Summer really does seem to be here now. Over thirty degrees in the shade, mid-morning, and (worse) becoming sticky too. I'm very thankful that we seem to be well over half-way through our packing, even though Richard has done most of the work! I think we're going to be doing an hour per day now, rather than two, and I've quite lost track of which day I'm on. I suppose the plans and the first ten days were the most significant, anyway.
Yesterday Richard cleared some of the grey metal shelving in the corridor outside our kitchen, where we keep tools, gardening stuff, the vacuum cleaner, painting equipment, barbecue bits and pieces... and, of course, other random clutter which has nowhere else to go. We threw out an entire bin-bag of almost-empty paint tins. Yes, I know, if we were in the UK they'd have to go to a special paint-tin collection place, but such a thing doesn't happen here. Recycling and separation of waste is almost unknown.
We also packed a box with Tim's winter clothes - or most of them, anyway. He did remember to keep aside sufficient for the youth group camp at the end of the month. This takes place in the Troodos mountains, where temperatures can be quite chilly in the evenings.
I sorted out another three medium-sized boxes of unnecessary old paperwork for our friends to take to the paper recycling in Dhekelia (the British army base.. hence why recycling is popular there) and this morning Tim and I sorted out the large collection of stuff which had accumulated in the base of his sofa. Initially it was knitting wools and sewing materials, but he seemed also to have acquired outgrown underwear and pyjamas, and tiny scraps of material that could never be used for anything. There was also a fair amount of Lego, a few pencils, and other bits of random clutter. We rescued the useful items and the rest went in a couple of large black bin-liners to be thrown.
Tim took his first singing exam today. Only Grade 1, but then he only started singing lessons in November last year. As a child he sang in a children's choir but it's taken a long time for his voice to settle as a teenager, and he's really enjoying learning to train it. Currently his range is 'baritone' although he hopes to sing tenor eventually. He wasn't particularly nervous about the exam, since he had already been doing Grade 3 level sight-singing, and Grade 5 level aural training, and knew his pieces well. He does sometimes have trouble with 'glue ear' which impairs his hearing, but has given up dairy products in the past couple of months, with remarkable results. He's been particularly conscientious about avoiding every trace of cow's milk products for the past fortnight, and his hearing was fine today.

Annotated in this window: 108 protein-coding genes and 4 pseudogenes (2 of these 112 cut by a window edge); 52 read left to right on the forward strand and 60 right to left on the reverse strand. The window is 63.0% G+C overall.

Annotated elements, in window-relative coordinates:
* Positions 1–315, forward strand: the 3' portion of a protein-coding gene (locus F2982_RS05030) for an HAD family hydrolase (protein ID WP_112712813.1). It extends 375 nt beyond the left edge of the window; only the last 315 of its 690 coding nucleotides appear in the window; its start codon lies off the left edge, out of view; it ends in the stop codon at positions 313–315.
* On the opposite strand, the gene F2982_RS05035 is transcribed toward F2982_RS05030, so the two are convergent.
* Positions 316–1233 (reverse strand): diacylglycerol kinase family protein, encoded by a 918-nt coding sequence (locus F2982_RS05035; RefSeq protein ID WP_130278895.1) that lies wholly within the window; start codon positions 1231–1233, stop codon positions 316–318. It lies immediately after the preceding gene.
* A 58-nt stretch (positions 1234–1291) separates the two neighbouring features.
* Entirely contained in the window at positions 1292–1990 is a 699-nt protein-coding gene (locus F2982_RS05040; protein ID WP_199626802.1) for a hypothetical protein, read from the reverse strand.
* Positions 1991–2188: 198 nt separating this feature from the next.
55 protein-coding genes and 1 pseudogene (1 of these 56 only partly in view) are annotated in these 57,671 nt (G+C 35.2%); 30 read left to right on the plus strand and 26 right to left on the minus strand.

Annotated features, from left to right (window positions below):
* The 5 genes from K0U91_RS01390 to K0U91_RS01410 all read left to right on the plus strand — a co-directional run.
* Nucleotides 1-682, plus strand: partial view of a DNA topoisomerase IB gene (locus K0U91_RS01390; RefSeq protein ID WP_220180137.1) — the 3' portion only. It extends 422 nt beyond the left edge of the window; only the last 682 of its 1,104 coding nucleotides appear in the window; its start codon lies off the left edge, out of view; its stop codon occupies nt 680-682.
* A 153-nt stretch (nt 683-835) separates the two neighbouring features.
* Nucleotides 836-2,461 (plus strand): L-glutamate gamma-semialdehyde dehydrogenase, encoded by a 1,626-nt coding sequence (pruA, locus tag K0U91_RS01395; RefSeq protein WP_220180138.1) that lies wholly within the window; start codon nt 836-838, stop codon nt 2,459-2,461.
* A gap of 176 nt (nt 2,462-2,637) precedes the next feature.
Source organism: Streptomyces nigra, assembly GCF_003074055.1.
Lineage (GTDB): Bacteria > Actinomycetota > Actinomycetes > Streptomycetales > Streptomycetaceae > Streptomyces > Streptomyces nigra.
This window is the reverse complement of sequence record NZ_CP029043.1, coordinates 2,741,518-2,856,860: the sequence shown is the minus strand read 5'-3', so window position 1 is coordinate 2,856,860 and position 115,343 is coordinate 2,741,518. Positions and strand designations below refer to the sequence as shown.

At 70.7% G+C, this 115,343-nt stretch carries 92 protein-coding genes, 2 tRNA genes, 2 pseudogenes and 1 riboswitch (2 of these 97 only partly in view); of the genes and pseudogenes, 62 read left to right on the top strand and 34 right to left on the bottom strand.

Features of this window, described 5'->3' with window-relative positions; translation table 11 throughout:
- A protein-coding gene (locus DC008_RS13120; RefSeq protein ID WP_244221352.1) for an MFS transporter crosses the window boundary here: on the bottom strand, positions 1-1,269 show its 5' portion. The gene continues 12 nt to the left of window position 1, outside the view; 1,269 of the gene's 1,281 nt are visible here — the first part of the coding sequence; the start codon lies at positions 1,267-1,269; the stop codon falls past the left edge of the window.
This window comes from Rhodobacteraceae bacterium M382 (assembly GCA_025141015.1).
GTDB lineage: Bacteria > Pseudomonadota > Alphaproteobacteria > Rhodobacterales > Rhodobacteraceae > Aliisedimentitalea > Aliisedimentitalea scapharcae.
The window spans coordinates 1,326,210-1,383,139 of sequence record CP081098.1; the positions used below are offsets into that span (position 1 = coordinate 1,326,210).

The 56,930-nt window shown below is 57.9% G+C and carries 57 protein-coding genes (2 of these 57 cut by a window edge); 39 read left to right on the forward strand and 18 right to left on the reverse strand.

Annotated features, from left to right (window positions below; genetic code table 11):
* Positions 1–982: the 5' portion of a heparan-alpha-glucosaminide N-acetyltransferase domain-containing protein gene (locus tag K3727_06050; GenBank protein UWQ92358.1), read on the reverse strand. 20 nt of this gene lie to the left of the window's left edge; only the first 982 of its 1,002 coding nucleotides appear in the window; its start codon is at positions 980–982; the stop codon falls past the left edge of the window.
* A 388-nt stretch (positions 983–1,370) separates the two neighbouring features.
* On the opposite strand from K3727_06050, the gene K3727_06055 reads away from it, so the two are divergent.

He said, when he got home, that he was probably the most relaxed person in the building! All the teachers were stressed, knowing their students would be examined and having to calm them down or cheer them up as appropriate. The schedule was running late by the time Tim got there, and after a few minutes a girl with a saxophone emerged in floods of tears. He eventually discovered that there had been some mistake: she was expecting to take Grade 4 classical saxophone, and the examiner was expecting to test her in Grade 6 jazz saxophone! There had been some mix-up in the UK (where the examiner comes from) so this poor girl had to cancel the exam. The next girl, a pianist, also emerged from the examining room in tears, so Tim began to worry that the examiner was strict and unfriendly, or asking difficult questions.
However, he said it was fine. His teacher (who accompanied him) apparently made a few mistakes on the piano but said that Tim was note-perfect on all his three prepared songs, so that's encouraging. Obviously they don't just judge on the accuracy of the notes, but it's a start. He said his sight-singing question was very easy (basically just a scale!) and he thinks he got most of the aural questions correct, other than fluffing the last one - which he realised, as he finished, but didn't mention.
So now he's at the piano, practising scales (which he finds tedious) as he's doing the Grade 5 piano exam tomorrow. He plays several pieces at a higher level than this, but the discipline required for exams is quite exact, and he's not the most disciplined of people. Indeed, as I typed this last paragraph he got completely distracted from exam preparation and started playing some of his favourite John Rutter music...